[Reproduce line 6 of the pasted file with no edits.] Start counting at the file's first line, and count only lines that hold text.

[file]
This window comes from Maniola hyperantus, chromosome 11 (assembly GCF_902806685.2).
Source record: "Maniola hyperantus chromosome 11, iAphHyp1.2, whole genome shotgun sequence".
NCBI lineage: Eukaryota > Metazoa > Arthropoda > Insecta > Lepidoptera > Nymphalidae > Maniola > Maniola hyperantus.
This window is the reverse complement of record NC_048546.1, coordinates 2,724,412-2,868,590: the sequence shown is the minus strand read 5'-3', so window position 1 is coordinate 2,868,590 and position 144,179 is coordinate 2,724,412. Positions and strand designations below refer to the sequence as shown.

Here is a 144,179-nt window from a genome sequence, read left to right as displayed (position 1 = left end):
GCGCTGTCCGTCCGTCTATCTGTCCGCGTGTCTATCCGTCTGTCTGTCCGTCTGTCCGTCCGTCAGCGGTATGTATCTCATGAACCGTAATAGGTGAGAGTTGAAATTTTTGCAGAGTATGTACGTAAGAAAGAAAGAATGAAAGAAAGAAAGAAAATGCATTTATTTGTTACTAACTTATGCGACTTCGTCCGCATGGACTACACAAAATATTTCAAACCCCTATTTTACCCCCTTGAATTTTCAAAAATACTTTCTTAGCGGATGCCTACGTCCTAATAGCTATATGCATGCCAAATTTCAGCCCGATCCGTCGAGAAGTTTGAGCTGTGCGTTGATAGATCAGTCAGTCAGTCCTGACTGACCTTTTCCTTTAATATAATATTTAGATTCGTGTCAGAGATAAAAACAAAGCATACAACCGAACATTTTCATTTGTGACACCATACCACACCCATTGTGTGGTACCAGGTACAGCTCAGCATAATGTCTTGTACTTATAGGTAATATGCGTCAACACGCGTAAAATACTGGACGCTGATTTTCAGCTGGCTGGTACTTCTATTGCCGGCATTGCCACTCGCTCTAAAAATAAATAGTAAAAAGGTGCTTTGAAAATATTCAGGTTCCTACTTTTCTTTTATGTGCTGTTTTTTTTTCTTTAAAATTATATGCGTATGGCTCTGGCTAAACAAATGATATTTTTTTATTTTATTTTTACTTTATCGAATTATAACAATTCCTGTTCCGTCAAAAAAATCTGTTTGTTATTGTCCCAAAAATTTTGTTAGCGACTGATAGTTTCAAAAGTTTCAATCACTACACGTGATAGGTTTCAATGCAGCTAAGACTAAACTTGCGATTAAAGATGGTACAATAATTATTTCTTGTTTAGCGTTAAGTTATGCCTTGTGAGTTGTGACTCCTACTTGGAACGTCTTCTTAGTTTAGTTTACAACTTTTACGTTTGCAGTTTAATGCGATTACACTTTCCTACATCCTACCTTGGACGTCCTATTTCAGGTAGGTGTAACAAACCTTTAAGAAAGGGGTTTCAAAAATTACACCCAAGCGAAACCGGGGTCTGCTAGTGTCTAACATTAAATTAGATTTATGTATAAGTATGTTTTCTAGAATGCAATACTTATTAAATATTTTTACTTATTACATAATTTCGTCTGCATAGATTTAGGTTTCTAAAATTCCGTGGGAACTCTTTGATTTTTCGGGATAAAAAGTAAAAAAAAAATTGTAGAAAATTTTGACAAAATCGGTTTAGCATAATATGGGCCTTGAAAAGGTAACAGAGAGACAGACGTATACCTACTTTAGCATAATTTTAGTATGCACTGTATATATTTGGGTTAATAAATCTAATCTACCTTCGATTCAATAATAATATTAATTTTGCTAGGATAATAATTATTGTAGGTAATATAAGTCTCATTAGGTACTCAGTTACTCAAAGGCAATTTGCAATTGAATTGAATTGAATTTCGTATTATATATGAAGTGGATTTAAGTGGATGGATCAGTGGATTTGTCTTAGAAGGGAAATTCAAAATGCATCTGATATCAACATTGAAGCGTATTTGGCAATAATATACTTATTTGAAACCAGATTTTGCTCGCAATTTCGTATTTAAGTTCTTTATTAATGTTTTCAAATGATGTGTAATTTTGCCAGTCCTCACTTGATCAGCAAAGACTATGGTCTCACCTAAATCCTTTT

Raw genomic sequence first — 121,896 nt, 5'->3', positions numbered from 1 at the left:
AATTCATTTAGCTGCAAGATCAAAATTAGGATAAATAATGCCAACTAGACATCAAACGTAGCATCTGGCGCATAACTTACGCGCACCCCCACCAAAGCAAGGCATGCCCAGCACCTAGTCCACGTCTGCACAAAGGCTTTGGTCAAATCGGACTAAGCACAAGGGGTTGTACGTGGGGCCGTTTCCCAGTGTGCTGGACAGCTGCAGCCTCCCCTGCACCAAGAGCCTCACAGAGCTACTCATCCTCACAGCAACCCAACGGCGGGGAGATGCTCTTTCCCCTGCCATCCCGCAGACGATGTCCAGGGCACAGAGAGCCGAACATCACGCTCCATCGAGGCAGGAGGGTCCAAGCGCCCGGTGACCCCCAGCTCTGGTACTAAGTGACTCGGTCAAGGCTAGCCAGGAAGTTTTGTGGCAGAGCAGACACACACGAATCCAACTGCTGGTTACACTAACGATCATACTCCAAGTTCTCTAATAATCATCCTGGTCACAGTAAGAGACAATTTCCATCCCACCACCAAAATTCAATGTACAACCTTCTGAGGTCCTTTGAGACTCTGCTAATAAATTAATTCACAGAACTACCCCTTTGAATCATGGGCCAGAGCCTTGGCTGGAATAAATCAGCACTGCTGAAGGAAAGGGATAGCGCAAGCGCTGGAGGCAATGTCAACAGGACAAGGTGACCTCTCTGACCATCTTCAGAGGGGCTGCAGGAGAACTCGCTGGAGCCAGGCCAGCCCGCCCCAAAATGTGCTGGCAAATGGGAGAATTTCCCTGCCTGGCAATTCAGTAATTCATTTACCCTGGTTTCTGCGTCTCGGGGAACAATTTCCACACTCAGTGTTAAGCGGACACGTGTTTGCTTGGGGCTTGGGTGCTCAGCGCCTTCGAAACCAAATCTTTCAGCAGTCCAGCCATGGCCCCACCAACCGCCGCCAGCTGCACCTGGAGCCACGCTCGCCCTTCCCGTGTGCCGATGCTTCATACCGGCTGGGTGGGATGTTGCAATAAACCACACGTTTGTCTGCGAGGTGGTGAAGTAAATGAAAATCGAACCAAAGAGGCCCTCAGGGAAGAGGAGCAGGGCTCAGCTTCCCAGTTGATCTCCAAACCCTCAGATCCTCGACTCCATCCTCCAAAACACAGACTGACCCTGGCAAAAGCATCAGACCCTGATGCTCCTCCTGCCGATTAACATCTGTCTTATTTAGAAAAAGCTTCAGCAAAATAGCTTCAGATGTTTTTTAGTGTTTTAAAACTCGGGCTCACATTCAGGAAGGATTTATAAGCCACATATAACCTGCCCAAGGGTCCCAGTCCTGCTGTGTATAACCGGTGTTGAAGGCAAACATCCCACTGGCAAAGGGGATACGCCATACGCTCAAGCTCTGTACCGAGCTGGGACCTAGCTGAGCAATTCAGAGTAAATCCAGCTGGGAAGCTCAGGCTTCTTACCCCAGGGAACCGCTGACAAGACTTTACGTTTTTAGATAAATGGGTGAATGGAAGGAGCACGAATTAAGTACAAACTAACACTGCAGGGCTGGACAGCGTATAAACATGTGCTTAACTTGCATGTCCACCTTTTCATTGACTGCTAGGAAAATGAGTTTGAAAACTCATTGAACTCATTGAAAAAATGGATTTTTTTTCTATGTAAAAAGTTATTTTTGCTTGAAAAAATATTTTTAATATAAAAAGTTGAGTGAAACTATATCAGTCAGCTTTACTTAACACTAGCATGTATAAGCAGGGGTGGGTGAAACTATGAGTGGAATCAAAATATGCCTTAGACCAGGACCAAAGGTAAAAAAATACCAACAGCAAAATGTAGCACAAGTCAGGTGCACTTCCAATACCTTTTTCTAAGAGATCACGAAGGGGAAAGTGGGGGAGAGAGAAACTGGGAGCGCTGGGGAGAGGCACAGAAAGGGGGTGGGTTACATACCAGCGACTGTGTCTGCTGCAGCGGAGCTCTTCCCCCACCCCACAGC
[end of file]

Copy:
GCGCTGTCCGTCCGTCTATCTGTCCGCGTGTCTATCCGTCTGTCTGTCCGTCTGTCCGTCCGTCAGCGGTATGTATCTCATGAACCGTAATAGGTGAGAGTTGAAATTTTTGCAGAGTATGTACGTAAGAAAGAAAGAATGAAAGAAAGAAAGAAAATGCATTTATTTGTTACTAACTTATGCGACTTCGTCCGCATGGACTACACAAAATATTTCAAACCCCTATTTTACCCCCTTGAATTTTCAAAAATACTTTCTTAGCGGATGCCTACGTCCTAATAGCTATATGCATGCCAAATTTCAGCCCGATCCGTCGAGAAGTTTGAGCTGTGCGTTGATAGATCAGTCAGTCAGTCCTGACTGACCTTTTCCTTTAATATAATATTTAGATTCGTGTCAGAGATAAAAACAAAGCATACAACCGAACATTTTCATTTGTGACACCATACCACACCCATTGTGTGGTACCAGGTACAGCTCAGCATAATGTCTTGTACTTATAGGTAATATGCGTCAACACGCGTAAAATACTGGACGCTGATTTTCAGCTGGCTGGTACTTCTATTGCCGGCATTGCCACTCGCTCTAAAAATAAATAGTAAAAAGGTGCTTTGAAAATATTCAGGTTCCTACTTTTCTTTTATGTGCTGTTTTTTTTTCTTTAAAATTATATGCGTATGGCTCTGGCTAAACAAATGATATTTTTTTATTTTATTTTTACTTTATCGAATTATAACAATTCCTGTTCCGTCAAAAAAATCTGTTTGTTATTGTCCCAAAAATTTTGTTAGCGACTGATAGTTTCAAAAGTTTCAATCACTACACGTGATAGGTTTCAATGCAGCTAAGACTAAACTTGCGATTAAAGATGGTACAATAATTATTTCTTGTTTAGCGTTAAGTTATGCCTTGTGAGTTGTGACTCCTACTTGGAACGTCTTCTTAGTTTAGTTTACAACTTTTACGTTTGCAGTTTAATGCGATTACACTTTCCTACATCCTACCTTGGACGTCCTATTTCAGGTAGGTGTAACAAACCTTTAAGAAAGGGGTTTCAAAAATTACACCCAAGCGAAACCGGGGTCTGCTAGTGTCTAACATTAAATTAGATTTATGTATAAGTATGTTTTCTAGAATGCAATACTTATTAAATATTTTTACTTATTACATAATTTCGTCTGCATAGATTTAGGTTTCTAAAATTCCGTGGGAACTCTTTGATTTTTCGGGATAAAAAGTAAAAAAAAAATTGTAGAAAATTTTGACAAAATCGGTTTAGCATAATATGGGCCTTGAAAAGGTAACAGAGAGACAGACGTATACCTACTTTAGCATAATTTTAGTATGCACTGTATATATTTGGGTTAATAAATCTAATCTACCTTCGATTCAATAATAATATTAATTTTGCTAGGATAATAATTATTGTAGGTAATATAAGTCTCATTAGGTACTCAGTTACTCAAAGGCAATTTGCAATTGAATTGAATTGAATTTCGTATTATATATGAAGTGGATTTAAGTGGATGGATCAGTGGATTTGTCTTAGAAGGGAAATTCAAAATGCATCTGATATCAACATTGAAGCGTATTTGGCAATAATATACTTATTTGAAACCAGATTTTGCTCGCAATTTCGTATTTAAGTTCTTTATTAATGTTTTCAAATGATGTGTAATTTTGCCAGTCCTCACTTGATCAGCAAAGACTATGGTCTCACCTAAATCCTTTT